No risk with type 2 diabetes drug: study

  • Shobhan Singh, Hindustan Times, Mumbai
  • Updated: Jun 26, 2015 22:41 IST

One of the most commonly used drug for type 2 diabetes does not pose any risk, finds a study that looked at questions about the cardiovascular safety of medicines used to treat the disorder.

The drug sitagliptin did not increase the risk of heart failure, heart attacks and deaths owing to cardiovascular problems in patients who were prescribed the medication, stated the study published earlier this month. Sitagliptin is sold under various brand names in India.

The study called Trial Evaluating Cardiovascular Outcomes with Sitagliptin (TECOS), looked at over 14,000 patients with type 2 diabetes and with a history of heart disease.

It was carried out across 38 countries including India. Nearly 1,000 Indians were a part of the study and 30% of the sample size was from Asian countries.

The study, that took place between 2008 and 2012, was published in the New England Journal of Medicine (NEJM) earlier this month.

It was prompted by the increasing demand from drug regulatory bodies that every diabetes drug must establish its safety with regards to the cardiovascular diseases.

The study said that sitagliptin proved to be safe for patients with cardiovascular conditions. There is no increased risk of heart problems, including cardiovascular death, heart attack, stroke or hospitalisation for chest pain, among patients who took the drug, it stated.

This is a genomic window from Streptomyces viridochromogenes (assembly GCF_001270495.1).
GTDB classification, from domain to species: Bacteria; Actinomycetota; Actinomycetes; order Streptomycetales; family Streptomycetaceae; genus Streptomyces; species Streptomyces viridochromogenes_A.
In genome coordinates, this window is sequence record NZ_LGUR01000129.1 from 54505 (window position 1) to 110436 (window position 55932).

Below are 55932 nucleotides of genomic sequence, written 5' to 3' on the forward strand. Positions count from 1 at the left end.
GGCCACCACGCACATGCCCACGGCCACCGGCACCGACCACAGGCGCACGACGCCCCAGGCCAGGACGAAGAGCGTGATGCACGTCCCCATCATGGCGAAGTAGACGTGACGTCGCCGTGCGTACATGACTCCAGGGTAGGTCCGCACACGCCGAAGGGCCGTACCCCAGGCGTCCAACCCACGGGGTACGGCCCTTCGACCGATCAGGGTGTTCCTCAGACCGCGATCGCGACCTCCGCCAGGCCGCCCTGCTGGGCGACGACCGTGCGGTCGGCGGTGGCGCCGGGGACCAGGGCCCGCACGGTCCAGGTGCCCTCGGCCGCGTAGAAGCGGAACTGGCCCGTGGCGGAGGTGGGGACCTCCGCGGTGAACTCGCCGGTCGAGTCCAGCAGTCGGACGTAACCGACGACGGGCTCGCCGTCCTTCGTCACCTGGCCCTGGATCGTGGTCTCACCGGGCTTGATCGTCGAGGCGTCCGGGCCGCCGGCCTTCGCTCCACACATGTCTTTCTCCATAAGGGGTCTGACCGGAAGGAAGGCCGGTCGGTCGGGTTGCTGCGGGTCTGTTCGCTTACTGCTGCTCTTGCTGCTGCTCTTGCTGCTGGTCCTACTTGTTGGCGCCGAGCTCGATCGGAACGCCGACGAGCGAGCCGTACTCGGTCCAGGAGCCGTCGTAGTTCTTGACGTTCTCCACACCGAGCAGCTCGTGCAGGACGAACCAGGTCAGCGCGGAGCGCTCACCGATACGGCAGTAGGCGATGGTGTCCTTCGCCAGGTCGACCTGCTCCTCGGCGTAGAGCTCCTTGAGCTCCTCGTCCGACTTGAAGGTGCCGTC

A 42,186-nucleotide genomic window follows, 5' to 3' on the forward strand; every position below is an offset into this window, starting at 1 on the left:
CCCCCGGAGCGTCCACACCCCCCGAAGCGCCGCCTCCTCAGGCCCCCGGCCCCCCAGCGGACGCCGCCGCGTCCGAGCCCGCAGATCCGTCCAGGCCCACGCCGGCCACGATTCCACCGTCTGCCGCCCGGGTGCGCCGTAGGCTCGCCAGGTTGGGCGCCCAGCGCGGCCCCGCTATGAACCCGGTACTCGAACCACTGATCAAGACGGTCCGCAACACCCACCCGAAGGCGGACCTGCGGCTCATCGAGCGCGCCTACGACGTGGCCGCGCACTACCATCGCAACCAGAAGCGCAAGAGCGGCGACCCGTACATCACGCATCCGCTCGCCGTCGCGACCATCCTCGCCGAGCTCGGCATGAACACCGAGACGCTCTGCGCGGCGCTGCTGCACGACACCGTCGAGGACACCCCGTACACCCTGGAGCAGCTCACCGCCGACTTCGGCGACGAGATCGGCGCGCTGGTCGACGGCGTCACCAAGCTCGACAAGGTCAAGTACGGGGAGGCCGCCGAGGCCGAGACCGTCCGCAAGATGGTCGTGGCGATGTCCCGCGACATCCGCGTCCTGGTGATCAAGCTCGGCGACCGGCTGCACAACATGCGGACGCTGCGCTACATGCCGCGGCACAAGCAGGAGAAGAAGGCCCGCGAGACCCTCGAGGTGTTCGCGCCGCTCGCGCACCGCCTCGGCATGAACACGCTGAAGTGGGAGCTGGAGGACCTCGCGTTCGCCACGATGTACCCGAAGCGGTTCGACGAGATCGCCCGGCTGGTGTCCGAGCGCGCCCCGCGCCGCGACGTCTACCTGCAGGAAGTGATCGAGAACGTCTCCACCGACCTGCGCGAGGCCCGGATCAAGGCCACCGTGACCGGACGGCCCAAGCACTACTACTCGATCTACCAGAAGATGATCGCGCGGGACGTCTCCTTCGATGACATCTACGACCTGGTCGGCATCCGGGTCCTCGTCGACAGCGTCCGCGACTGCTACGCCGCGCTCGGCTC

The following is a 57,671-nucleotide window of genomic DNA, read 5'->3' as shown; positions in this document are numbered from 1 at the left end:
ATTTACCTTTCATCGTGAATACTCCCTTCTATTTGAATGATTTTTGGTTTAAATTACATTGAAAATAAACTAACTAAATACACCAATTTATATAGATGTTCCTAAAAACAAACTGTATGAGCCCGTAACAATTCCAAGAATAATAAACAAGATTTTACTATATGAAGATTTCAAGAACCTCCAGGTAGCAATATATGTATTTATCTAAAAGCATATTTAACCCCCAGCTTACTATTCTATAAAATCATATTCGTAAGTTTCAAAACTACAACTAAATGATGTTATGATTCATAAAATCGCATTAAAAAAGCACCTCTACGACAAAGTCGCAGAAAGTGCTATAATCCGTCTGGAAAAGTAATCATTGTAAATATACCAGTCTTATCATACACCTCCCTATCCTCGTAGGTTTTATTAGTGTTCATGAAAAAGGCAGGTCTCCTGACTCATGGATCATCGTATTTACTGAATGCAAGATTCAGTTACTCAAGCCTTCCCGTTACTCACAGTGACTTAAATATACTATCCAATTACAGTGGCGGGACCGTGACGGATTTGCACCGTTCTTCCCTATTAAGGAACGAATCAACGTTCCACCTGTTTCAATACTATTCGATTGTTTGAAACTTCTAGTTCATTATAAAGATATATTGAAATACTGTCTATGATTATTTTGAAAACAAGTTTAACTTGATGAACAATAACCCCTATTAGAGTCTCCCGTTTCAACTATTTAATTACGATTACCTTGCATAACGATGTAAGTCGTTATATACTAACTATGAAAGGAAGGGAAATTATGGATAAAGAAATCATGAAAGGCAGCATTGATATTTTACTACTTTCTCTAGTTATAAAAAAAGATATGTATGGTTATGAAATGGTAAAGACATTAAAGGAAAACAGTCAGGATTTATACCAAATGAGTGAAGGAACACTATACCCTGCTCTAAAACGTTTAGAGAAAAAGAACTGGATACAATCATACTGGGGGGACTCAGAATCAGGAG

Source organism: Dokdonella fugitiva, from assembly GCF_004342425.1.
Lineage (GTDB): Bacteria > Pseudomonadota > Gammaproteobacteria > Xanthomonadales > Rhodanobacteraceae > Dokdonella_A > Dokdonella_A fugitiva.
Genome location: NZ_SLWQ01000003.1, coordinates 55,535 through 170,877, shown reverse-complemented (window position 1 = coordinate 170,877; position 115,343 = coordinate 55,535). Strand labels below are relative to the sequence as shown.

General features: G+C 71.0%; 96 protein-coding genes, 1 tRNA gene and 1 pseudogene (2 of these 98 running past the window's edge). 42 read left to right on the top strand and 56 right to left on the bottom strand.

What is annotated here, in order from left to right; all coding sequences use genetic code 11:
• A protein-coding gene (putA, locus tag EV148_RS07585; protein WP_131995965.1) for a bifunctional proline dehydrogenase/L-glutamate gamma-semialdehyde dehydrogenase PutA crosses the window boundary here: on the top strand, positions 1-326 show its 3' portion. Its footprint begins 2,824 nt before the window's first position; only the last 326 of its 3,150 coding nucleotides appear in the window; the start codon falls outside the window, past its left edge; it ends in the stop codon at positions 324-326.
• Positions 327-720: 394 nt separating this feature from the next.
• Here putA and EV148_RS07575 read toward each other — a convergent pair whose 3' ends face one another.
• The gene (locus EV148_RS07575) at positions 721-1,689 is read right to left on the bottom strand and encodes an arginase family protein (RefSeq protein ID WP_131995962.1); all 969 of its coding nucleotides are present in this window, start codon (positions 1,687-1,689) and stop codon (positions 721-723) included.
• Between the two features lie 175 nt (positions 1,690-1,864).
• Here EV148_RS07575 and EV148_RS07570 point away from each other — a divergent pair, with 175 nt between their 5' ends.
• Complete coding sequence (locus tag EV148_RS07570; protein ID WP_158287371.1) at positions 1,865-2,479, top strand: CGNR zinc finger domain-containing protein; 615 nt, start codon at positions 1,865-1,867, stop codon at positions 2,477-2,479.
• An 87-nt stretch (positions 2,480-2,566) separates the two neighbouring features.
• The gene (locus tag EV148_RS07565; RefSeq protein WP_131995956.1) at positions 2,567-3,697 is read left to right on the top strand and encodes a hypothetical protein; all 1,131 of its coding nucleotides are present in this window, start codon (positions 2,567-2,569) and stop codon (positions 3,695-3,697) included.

Duke Clinical Research Institute (DCRI) and the University of Oxford Diabetes Trials Unit (DTU) on behalf of American Diabetes Association (ADA) conducted the study.

“Diabetes is often the cause for many other health conditions, especially heart diseases. The study assures the safety of the drug against heart diseases,” said Dr Shashank Joshi, endocrinologist.

Other diabetics experts agreed. “This is the most exhaustive study that has conclusively established efficacy of sitagliptin. It does not reduce the already existing risk of heart disease but, it also does not contribute, which makes a marked difference when it comes to diabetic drugs,” said Dr Rajiv Kovil, diabetologist and medical director at Dr Kovil Diabetes Care Center, Andheri.

Diabetes drugs primarily prevents low sugar episodes in patients and also prevent weight gain which can complicate the symptoms.

also read

Dieting success may be easier for some: Are you wired to stick to a diet?
Show comments